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Torchwood: "The Categories Of Life"

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Much thanks to Myles for covering for me last week. His review was a bit harsher on the show than I've been so far, but I can't say I'd argue with the majority of his arguments, and I definitely agree that last week was a step in the right direction for the show. "Categories of Life" continues making those steps, and while Miracle Day still hasn't lived up to its premise, there's at least a sense after tonight's episode of forward progression. That's been lacking from the series' worst moments, and it's crucial if this story is going to survive all ten episodes without collapsing under a lot of hysteria and overheated emotion. We also, apparently, lost a character tonight. That's a good thing; I'm not in the school that thinks character deaths are the best way to create tension (I studied at Joss Whedon University, but I failed to graduate), but Torchwood needs to appear dangerous to justify all of Gwen and Jack's desperation and shouting. So somebody had to die. It's just a shame that somebody couldn't have been Rex.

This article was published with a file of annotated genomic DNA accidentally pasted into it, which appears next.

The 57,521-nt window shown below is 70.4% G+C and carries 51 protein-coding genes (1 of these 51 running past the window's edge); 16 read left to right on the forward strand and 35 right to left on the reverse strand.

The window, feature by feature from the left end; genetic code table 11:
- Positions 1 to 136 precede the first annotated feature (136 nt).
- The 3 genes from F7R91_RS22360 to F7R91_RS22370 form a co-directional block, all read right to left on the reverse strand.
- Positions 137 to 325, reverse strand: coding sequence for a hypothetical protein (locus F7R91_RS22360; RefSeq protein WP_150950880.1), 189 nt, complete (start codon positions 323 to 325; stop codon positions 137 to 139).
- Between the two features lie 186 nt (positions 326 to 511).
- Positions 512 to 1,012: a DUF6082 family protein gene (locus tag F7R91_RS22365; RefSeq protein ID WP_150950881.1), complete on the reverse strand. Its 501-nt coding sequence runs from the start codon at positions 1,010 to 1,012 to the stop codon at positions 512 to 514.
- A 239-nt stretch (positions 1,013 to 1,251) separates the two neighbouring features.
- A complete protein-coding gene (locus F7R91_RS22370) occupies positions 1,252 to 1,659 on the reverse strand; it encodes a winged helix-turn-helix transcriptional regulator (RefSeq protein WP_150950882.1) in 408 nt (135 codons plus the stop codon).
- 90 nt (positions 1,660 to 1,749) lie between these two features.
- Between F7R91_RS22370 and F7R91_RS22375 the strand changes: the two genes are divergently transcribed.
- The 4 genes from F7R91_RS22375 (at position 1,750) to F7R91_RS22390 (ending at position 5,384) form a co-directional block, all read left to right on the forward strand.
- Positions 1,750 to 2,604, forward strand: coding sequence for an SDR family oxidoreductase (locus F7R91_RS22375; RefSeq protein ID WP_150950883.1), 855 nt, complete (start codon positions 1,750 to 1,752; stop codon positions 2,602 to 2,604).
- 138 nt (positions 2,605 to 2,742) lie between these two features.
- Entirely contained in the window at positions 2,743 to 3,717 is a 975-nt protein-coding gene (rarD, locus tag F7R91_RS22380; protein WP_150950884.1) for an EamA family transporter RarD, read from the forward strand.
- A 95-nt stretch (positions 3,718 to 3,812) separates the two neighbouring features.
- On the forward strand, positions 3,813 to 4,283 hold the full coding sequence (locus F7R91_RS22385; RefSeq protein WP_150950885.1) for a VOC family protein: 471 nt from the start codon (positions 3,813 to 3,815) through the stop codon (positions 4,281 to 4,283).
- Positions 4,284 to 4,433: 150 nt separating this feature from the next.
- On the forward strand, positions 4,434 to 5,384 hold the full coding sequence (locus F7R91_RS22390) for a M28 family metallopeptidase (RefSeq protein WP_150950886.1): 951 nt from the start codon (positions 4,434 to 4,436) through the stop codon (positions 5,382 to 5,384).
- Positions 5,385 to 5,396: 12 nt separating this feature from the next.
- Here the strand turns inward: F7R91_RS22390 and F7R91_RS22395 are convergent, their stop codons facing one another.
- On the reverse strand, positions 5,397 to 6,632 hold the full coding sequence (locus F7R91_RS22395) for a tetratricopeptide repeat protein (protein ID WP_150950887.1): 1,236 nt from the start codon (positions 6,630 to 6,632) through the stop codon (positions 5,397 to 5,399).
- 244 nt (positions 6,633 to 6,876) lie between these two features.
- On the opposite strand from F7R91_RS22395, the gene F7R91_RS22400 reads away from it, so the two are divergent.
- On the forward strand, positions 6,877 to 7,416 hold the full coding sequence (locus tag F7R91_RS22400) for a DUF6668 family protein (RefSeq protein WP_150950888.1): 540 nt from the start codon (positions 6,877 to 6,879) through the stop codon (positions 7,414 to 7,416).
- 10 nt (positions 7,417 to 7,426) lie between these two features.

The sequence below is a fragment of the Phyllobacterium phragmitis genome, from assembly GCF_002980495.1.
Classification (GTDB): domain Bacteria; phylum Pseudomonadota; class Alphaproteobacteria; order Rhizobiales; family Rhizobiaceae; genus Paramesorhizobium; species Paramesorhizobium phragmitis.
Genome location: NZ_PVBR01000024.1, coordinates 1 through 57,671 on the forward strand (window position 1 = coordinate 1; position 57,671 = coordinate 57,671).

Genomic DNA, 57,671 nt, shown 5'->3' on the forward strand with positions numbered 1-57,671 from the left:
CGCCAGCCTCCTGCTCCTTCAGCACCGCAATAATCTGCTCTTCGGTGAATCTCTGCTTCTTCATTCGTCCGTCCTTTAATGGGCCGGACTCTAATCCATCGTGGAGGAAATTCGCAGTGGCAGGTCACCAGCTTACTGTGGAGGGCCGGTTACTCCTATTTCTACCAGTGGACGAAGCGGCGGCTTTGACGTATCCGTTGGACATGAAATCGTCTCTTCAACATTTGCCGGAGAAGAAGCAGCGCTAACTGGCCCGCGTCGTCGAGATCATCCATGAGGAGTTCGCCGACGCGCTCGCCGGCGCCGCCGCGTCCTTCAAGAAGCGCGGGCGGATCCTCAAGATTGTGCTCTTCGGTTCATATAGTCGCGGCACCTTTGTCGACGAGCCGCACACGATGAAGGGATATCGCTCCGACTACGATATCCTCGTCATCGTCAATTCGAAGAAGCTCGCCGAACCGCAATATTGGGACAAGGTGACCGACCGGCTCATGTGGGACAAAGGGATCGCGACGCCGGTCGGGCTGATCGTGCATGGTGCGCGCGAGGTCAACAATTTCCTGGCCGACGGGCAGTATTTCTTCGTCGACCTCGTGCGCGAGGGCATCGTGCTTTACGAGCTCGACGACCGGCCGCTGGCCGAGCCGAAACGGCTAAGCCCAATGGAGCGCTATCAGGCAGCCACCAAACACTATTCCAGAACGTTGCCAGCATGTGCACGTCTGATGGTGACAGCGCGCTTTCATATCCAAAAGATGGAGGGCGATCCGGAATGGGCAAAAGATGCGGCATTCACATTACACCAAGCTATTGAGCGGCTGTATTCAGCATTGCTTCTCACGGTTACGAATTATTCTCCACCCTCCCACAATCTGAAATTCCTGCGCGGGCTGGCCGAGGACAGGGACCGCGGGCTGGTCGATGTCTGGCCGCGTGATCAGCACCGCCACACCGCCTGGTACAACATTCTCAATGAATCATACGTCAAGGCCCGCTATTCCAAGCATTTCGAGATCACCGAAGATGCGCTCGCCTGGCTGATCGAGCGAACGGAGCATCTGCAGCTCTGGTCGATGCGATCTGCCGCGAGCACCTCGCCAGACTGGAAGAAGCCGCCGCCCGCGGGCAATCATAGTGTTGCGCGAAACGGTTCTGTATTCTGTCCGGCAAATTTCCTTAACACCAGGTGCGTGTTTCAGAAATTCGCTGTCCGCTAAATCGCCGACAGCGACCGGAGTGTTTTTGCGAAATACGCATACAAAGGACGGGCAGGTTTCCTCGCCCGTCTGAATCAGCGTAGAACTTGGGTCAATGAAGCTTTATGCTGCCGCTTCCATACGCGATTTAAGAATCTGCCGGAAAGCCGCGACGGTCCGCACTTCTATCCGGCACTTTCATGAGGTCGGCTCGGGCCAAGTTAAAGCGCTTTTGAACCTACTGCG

Of course, we don't know for an absolute certainty that Vera Juarez is dead. If Special Guest Star Mare Winningham can survive getting cubed with her car, who knows what effects immolation will have; maybe Phicorp engineered all of this in order to make use of some kind of magical living people dust. Besides, as far as I can tell, we didn't exactly see her die. We saw her in the Module, bleeding from multiple gunshot wounds; we saw the flames ignite, heard her screaming in terror; and then it was just fire, fire everywhere, as Rex looked on helplessly. I don't need to see her roasted, though, and I'm reasonably confident she's been Iantoed. She had the sort of arc in "Life" that often invites mortality, first deciding to hitch her wagon with the Torchwood gang, then ignoring the fact that she's woefully unqualified for field duty and going into the field on her own. And then, in a remarkable display of the power of righteousness over the need for self-preservation, the good doctor vociferously threatens a creepy administrator at an overflow camp. Juarez was operating under the assumption that laws still existed in this new world, and, just to prove to us she's wrong, she had to die.